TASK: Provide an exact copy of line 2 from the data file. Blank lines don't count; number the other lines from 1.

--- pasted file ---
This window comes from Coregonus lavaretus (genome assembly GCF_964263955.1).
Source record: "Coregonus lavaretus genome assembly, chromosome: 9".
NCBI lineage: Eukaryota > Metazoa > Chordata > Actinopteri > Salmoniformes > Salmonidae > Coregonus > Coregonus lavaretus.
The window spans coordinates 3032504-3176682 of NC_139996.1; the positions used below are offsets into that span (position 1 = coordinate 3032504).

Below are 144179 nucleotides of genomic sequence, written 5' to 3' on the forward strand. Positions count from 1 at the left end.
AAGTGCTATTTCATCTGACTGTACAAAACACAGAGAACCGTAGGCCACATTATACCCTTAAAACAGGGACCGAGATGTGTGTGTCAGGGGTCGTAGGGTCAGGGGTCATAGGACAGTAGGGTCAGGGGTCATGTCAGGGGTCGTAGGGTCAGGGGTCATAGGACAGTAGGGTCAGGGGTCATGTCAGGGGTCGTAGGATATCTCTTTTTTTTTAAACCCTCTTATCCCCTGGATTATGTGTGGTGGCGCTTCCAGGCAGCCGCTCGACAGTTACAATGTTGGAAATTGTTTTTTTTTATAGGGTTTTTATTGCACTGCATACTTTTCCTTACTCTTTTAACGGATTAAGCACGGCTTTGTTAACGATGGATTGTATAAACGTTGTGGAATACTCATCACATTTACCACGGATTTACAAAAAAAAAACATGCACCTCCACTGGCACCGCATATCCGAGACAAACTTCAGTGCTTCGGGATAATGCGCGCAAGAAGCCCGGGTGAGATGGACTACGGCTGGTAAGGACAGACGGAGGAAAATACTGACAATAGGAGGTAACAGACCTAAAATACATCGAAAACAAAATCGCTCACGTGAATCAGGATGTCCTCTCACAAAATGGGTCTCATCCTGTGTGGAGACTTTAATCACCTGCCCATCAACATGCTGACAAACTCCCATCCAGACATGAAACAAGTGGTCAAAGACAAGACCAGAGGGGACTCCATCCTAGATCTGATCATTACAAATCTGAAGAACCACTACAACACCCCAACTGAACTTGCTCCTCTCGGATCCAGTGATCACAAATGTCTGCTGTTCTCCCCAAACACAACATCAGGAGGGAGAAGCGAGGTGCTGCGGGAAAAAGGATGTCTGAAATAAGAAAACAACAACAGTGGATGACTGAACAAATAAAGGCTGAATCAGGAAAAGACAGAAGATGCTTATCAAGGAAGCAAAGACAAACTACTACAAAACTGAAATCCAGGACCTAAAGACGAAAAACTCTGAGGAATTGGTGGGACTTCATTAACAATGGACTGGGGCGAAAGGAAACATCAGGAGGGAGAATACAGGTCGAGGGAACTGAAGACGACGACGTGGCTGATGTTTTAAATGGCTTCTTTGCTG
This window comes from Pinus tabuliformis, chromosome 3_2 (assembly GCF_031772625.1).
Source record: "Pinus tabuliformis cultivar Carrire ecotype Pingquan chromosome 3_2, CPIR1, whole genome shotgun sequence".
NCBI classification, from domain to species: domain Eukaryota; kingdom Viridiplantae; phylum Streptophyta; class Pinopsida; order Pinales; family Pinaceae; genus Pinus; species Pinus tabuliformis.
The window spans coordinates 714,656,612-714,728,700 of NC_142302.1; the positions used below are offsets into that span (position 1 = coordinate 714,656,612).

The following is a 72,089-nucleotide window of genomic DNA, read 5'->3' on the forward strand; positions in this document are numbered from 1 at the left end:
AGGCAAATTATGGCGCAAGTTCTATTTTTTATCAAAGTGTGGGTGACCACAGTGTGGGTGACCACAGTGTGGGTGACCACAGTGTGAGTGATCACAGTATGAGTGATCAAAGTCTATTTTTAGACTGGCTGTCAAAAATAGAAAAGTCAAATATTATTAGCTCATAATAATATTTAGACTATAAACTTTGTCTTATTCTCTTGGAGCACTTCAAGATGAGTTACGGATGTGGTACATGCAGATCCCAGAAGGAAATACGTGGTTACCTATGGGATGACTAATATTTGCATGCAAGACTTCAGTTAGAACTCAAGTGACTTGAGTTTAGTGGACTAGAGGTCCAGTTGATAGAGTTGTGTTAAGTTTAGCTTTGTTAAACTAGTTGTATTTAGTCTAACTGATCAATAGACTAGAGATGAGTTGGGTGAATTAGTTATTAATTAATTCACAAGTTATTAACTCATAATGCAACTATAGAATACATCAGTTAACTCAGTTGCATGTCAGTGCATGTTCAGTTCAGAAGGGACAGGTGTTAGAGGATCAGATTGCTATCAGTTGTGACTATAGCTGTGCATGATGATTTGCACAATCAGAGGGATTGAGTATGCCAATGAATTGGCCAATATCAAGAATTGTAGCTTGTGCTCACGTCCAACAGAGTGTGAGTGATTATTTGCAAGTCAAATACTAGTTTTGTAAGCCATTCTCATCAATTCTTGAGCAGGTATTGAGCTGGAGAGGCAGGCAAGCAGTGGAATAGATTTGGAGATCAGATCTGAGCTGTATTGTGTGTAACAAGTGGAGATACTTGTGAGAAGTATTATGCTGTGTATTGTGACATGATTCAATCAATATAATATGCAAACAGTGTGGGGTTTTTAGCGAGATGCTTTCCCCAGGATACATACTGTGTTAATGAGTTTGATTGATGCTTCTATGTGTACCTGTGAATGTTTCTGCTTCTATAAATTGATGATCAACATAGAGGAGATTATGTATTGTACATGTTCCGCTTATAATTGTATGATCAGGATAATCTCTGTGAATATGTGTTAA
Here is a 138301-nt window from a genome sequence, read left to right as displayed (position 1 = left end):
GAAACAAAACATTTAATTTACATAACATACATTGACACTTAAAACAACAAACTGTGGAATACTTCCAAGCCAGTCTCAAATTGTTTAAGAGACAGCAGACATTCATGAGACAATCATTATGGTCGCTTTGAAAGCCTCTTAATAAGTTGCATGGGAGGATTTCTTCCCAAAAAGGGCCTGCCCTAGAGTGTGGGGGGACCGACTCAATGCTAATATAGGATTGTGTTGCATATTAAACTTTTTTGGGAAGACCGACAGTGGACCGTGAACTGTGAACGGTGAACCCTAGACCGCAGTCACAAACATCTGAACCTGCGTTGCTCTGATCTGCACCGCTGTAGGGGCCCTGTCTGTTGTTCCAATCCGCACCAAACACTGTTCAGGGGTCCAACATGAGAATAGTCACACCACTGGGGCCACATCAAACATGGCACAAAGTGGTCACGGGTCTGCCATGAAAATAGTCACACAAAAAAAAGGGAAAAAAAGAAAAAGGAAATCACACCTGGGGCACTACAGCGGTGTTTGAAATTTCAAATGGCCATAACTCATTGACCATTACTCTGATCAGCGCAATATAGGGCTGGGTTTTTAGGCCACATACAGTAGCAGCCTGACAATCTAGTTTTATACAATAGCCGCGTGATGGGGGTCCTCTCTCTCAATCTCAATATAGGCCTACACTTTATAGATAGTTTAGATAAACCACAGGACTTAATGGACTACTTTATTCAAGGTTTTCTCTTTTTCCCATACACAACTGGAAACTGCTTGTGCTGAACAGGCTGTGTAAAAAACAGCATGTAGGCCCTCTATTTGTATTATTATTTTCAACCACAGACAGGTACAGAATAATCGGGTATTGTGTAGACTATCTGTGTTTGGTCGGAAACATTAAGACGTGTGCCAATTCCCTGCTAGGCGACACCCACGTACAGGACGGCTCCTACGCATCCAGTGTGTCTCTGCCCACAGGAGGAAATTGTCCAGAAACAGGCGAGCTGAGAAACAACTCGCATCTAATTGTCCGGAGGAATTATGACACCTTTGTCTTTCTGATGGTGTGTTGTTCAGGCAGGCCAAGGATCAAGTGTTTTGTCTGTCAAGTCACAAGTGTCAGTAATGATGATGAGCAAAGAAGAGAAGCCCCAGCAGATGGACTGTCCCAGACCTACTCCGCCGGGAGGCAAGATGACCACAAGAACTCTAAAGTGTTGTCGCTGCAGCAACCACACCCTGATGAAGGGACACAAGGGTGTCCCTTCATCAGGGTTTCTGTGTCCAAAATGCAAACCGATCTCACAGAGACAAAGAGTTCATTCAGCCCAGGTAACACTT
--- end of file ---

Source record: "Coregonus lavaretus genome assembly, chromosome: 9".